• Where the taxpayer’s family receives medical and dental care
  • Property presence:
    • Location of owned and rented real property, and where real property is owned in multiple states, the respective size/value may be a factor
    • Location of a home upon which taxpayer claims homestead and tax exemptions
    • Location of vacation homes
    • Location of burial plots
    • Location of bank, checking, savings and credit accounts
    • Location of safe deposit boxes
  • Professional presence:
    • Where taxpayer is employed and/or performs contracted services
    • Where taxpayer is paid or receives substantial income
    • Location of taxpayer’s family business or other business activities
    • Where taxpayer serves as a director, officer or manager of a business
    • Where taxpayer holds professional licenses and/or memberships
    • Where taxpayer receives professional (i.e. legal, accounting, or investment) services
  • Legal/Civic presence:
    • Where legal documents (i.e. trusts, wills, powers of attorney, and contracts) are prepared and located
    • Where legal documents are to be given effect
    • Where tax returns are prepared and filed
    • Location of taxpayer’s automobile insurance/registration
    • Location of driver’s licenses for both taxpayer and spouse
    • Where taxpayer and spouse are registered to vote
    • Where taxpayer and/or other witnesses may swear—through affidavit—that taxpayer resides
    • Location of membership in social, civic or religious organizations and where donations are made thereto

A recent legal victory9 coupled with innovative statutory law in the State of Nevada may provide hope that assets located in the State of Nevada are safe from the taxing authority of California. Even so, you may also want to do the following:

  • Update estate planning and testamentary documents in Nevada and consider replacing California trustees, attorneys-in-fact, executors, and conservators with fiduciaries in other states;
  • Establish a Nevada self-settled spendthrift trust pursuant to NRS 166 and transfer your assets thereto;
  • Transfer your assets to a Nevada limited-liability company, limited partnership or closely held corporation to receive Nevada’s well-regarded charging order protection;
  • File partial year and final state income tax returns in California at time of exit;
  • Record a “Declaration of Domicile” affidavit pursuant to NRS 41.191; and
  • Be aware of credit/debit card transactions, travel records, and other documented evidence which might prove time spent in California versus other states.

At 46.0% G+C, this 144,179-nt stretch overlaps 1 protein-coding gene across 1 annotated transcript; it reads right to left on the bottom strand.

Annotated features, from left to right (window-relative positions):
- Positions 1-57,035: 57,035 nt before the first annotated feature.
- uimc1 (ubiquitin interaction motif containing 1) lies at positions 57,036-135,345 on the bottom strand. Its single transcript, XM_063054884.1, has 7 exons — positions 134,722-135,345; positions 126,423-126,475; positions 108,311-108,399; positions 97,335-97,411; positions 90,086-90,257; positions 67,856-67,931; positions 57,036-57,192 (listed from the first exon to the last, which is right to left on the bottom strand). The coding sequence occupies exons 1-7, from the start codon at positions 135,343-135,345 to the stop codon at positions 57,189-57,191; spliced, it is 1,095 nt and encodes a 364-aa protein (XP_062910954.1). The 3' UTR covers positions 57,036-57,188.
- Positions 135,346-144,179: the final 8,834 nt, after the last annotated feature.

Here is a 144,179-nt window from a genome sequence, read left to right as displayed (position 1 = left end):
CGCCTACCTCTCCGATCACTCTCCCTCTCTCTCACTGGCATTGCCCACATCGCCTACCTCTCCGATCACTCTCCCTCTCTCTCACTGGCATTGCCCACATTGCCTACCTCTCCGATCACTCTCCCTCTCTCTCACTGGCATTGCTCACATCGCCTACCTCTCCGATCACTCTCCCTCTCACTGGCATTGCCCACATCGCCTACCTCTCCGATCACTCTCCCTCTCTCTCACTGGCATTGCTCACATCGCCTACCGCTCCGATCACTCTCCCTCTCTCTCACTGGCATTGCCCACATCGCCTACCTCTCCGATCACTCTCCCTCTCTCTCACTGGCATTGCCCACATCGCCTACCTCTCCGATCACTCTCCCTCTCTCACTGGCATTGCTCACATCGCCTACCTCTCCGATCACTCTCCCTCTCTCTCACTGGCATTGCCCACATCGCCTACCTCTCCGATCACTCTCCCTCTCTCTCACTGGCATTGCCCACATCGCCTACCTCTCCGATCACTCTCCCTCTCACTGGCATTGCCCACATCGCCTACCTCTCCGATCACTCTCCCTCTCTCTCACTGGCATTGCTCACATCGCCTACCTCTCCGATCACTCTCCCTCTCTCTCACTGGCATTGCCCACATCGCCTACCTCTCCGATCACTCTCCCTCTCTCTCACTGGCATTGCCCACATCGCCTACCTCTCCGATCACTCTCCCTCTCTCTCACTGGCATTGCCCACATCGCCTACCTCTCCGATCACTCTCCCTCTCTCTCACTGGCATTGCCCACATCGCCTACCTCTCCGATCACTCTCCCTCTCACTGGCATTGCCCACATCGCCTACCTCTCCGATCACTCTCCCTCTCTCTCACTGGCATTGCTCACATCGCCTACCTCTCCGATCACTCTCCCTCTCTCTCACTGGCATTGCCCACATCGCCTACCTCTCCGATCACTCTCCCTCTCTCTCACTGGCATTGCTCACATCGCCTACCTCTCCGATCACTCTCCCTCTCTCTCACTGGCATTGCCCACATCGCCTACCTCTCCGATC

While no one “silver bullet” may exist for those seeking to put down the State of California, a move from the Golden to the Silver State, along with organizing one’s affairs in the manner indicated above, should be helpful in overcoming FTB residency challenges and unfair tax collection efforts.

© 2014-2015 State Bar of Nevada (updated 2019)

DAVID M. GRANT is an estate planning attorney at the law firm of Grant Morris Dodds, a law firm specializing in trusts, probate and guardianship, with offices located in Las Vegas and Henderson.  Mr. Grant can be reached at (702) 357-5677 or david@gmdlegal.com.  The author gratefully acknowledges the editorial contributions of Mark A. Solomon, Esq., of Solomon Dwiggins & Freer, and Jason Aivaz, Esq. of Grant Morris Dodds.

(1) Since 2012, the top marginal income tax rate payable by California residents has increased to 13.3% for incomes in excess of $1,000,000.
(2) New York ex rel. Cohn v. Graves, 300 U.S. 308, 312 (1937).
(3) Cal. Rev. & Tax Code § 17041.  Credit may be given for taxes paid in other states.  See Cal. Rev. & Tax. Code § 18001 et seq.
(4) See Cal. Rev. & Tax. Code § 17014(a)
(5) Commonly referred to as the “Jock Tax”, this practice began after the FTB sent tax bills to Michael Jordan and the rest of his Chicago Bulls teammates for all income received by the players during the Bulls’ three game visit in California during the 1991 NBA Finals.
(6) See Whittell v. Franchise Tax Board, 231 Cal.App.2d at 284 (1964); and Noble v. Franchise Tax Board 118 Cal.App.4th 560 (2004).
(7) Corbett v. Franchise Tax Board, 213 Cal.Rptr. at 893 (1985).
(8) Appeal of Stephen D. Bragg 2003-SBE-002 (Cal.St.Bd.Eq.) (May 28, 2003).
(9) See Franchise Tax Bd. of California v Hyatt, 538 U.S. 488 and its progeny.  In Hyatt, an individual who had recently moved to Nevada sued the FTB for its invasion of privacy, bad faith, overreaching actions and other personal torts as it went about building its tax case. The result was a Nevada civil verdict against the FTB in the amount of nearly $400 million, which currently remains under appeal.  It is the author’s belief this case should temper the FTB’s aggressiveness in pursuing cases against those disclaiming California residency.As published in the Nevada Lawyer, the official publication of the State Bar of Nevada, Vol.23, Issue No.1, January  2015.

Amie Quirarte